...having someone with hemophilia pushing the limits is a cool story... but I hope it raises awareness of the discrepancy in treatment.
Georgetown, MA (PRWEB) February 02, 2013
LA Kelley Communications, Inc. announces today that a young man with hemophilia will attempt to summit Mt. Aconcagua in Argentina. He is believed to be the first person with hemophilia to attempt the climb.
Chris Bombardier, age 27, from Denver, Colorado, has severe factor IX deficiency, also known has hemophilia B. Hemophilia is an inherited blood-clotting disorder in which the blood is unable to form a clot due to the absence of one of 13 sequential clotting proteins, called factor.
Aconcagua is a 22,847 foot mountain located in northern Argentina, near the border of Chile. It is the highest mountain in the Americas. Chris’s climb up Aconcagua is part of his unprecedented Seven Summits climb; no one with hemophilia has achieved all seven summits—the highest mountains on each of seven continents.
“Obviously I hope to summit,” the Denver native shared in a recent telephone interview. “I also hope to raise greater awareness of hemophilia globally. Most people in the States don’t even know about hemophilia; think about how little is known worldwide. I think having someone with hemophilia pushing the limits is a cool story in itself, but I hope it raises awareness of the discrepancy in treatment.”
Chris sits on the board of the international nonprofit, Save One Life, which is dedicated to assisting impoverished individuals with hemophilia in developing countries.
Chris already has knocked off one summit: Kilimanjaro in Tanzania, which he climbed in April 2011, becoming the first American with hemophilia to summit. To treat bleeds on his climbs, he injects a long lasting factor IX replacement drug, currently in clinical studies, which, he says, is working well to clot his blood. He plans to infuse on the mountain as needed.
Chris will be climbing the Ameghino/Upper Guanacos route. He’ll be climbing with two guides and eight other climbers. Chris’s climb is being funded by LA Kelley Communications.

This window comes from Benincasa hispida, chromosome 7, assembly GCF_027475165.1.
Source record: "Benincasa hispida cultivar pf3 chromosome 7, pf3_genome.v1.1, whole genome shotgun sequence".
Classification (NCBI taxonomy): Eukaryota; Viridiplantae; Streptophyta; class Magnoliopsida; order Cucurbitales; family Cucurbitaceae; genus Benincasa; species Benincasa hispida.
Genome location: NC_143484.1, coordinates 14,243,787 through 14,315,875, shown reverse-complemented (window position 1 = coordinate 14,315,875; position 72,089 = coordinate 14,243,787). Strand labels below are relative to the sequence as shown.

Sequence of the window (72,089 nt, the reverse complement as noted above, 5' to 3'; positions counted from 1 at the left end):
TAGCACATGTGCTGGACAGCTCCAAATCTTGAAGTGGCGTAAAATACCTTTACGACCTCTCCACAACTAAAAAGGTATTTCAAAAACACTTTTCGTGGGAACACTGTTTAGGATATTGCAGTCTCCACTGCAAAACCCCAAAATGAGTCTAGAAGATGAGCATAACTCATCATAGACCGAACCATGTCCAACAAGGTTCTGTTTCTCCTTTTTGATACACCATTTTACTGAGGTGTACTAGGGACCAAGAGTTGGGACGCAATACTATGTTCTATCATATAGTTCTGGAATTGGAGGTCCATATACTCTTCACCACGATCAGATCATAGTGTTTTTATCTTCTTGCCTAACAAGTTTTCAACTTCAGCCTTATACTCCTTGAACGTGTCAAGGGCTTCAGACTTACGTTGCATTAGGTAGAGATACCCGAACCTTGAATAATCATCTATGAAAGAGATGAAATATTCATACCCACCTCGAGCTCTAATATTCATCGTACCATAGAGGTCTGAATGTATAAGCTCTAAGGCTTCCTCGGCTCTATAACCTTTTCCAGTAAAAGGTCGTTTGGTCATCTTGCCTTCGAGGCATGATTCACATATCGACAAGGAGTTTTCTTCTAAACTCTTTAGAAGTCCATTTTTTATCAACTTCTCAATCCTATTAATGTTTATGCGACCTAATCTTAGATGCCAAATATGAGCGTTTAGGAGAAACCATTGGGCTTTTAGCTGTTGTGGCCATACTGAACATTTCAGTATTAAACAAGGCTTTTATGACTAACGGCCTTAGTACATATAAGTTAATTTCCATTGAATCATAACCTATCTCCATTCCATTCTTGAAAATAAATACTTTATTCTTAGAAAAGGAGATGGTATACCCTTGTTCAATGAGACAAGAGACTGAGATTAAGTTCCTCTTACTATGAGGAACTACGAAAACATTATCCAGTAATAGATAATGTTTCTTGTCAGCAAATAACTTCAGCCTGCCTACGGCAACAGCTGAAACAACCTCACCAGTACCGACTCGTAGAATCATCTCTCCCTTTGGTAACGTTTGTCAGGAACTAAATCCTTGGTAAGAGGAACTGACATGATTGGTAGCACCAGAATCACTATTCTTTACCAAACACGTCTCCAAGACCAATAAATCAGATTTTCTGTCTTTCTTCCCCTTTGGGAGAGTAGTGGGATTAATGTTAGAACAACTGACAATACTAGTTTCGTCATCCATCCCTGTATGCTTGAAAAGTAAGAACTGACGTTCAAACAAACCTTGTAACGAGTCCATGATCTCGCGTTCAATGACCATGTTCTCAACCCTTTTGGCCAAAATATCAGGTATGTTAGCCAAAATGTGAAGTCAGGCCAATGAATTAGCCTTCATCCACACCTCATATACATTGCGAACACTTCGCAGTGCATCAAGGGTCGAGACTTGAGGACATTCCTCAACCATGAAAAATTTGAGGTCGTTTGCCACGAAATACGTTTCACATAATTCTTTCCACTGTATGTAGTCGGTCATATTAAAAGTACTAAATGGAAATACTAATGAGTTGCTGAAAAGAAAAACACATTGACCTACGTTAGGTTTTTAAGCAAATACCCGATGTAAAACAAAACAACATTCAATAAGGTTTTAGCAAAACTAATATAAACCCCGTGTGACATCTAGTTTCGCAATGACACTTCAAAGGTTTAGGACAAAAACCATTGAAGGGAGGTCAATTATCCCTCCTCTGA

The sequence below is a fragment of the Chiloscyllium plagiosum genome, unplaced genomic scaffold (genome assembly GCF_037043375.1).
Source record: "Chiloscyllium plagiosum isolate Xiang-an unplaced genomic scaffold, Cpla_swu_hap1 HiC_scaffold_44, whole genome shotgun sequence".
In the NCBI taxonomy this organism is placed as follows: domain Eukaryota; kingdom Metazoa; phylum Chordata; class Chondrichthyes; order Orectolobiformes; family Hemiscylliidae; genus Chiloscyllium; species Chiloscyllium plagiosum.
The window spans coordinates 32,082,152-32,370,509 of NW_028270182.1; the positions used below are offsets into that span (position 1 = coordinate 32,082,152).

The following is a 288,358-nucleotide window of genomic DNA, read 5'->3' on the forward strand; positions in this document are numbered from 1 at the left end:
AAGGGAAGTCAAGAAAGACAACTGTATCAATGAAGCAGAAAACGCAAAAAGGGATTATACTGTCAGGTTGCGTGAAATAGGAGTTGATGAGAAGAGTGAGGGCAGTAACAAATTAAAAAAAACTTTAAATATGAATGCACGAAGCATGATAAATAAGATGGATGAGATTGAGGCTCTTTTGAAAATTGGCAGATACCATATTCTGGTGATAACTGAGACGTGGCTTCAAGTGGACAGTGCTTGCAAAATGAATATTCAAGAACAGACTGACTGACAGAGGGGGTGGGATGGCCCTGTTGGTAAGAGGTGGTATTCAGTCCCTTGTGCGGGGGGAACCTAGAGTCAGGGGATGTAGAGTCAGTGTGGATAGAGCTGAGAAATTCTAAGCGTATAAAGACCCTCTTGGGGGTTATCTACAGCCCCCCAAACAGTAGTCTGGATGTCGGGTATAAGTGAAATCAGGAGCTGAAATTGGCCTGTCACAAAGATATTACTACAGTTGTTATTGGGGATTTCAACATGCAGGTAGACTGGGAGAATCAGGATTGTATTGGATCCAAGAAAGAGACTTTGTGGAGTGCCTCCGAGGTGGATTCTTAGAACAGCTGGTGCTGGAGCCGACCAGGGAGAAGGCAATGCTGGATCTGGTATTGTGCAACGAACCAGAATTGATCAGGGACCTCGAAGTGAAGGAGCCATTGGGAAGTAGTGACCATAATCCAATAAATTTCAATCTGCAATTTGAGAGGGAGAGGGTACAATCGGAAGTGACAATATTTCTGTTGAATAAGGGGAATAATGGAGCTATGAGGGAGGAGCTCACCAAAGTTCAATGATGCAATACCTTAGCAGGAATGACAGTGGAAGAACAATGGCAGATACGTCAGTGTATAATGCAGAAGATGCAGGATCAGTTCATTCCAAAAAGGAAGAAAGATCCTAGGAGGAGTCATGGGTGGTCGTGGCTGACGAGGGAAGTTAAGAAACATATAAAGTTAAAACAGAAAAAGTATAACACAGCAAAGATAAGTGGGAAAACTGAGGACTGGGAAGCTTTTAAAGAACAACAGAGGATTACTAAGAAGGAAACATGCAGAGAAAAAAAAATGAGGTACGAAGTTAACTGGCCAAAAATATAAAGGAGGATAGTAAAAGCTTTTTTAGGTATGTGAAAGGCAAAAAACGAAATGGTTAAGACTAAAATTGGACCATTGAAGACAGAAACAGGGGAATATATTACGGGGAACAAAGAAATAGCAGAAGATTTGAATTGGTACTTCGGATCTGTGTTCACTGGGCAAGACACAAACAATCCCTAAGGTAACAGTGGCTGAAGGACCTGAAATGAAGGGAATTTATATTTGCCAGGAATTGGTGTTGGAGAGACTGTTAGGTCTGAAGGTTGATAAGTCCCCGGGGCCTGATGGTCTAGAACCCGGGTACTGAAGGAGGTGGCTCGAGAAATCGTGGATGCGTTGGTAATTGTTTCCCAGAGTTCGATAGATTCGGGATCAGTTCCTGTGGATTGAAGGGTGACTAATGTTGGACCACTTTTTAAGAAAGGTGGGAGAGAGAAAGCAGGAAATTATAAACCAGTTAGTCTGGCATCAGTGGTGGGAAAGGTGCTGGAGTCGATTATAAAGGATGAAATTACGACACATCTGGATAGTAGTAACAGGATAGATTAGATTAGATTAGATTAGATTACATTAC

“We start the climb on Tuesday, January 29 with a hopeful summit day around February 7 or 8, says Chris. “I posted a thorough itinerary of the climb on my new website and blog.” Chris hopes that he inspires people to donate to Save One Life; while his climbing costs are covered, every penny he raises goes to helping run Save One Life, which serves over 1,000 people with hemophilia in ten developing countries who live on about $1 a day.
While in Argentina, Chris also hopes to meet the La Fundación de la Hemofilia, the Hemophilia Foundation of Argentina, one of the world’s first hemophilia nonprofits. Carlos Safadi, a lawyer with hemophilia who sits on its board, also serves on the executive committee of the World Federation of Hemophilia. Carlos writes, “It will be my pleasure to welcome Chris to the Foundation.”
About LA Kelley Communications, Inc.
Since 1990, LA Kelley Communications has been a world leader of groundbreaking educational materials and programs on hemophilia and related bleeding disorders. With more than a dozen books, numerous publications, and the oldest hemophilia newsletter in America, LA Kelley Communications remains a trusted source of practical information about raising children with bleeding disorders. The company also founded and operates Project SHARE, which donates about $6 million worth of clotting drugs to developing countries annually. Laureen A. Kelley, mother of a child with hemophilia, founded the company in response to the need for practical consumer and parenting information on bleeding disorders, and to help the world's poor with bleeding disorders. For more information, visit http://www.kelleycom.com.
About Save One Life, Inc.
Save One Life is a nonprofit organization that financially supports individual children and adults with a bleeding disorder in developing countries through sponsorships. Hemophilia is a devastating inherited blood disorder that can still cause severe pain, crippling and even death when untreated. Most developing countries cannot afford the blood-clotting medicine needed. For less than a dollar a day, a child or adult with hemophilia can be given a future through sponsorships. Save One Life also promotes long term care and NGO capacity building by training, monitoring for progress, and rigid accountability. Save One Life was founded in 2000 by Laureen A. Kelley, President of LA Kelley Communications. For more information, visit http://www.saveonelife.net.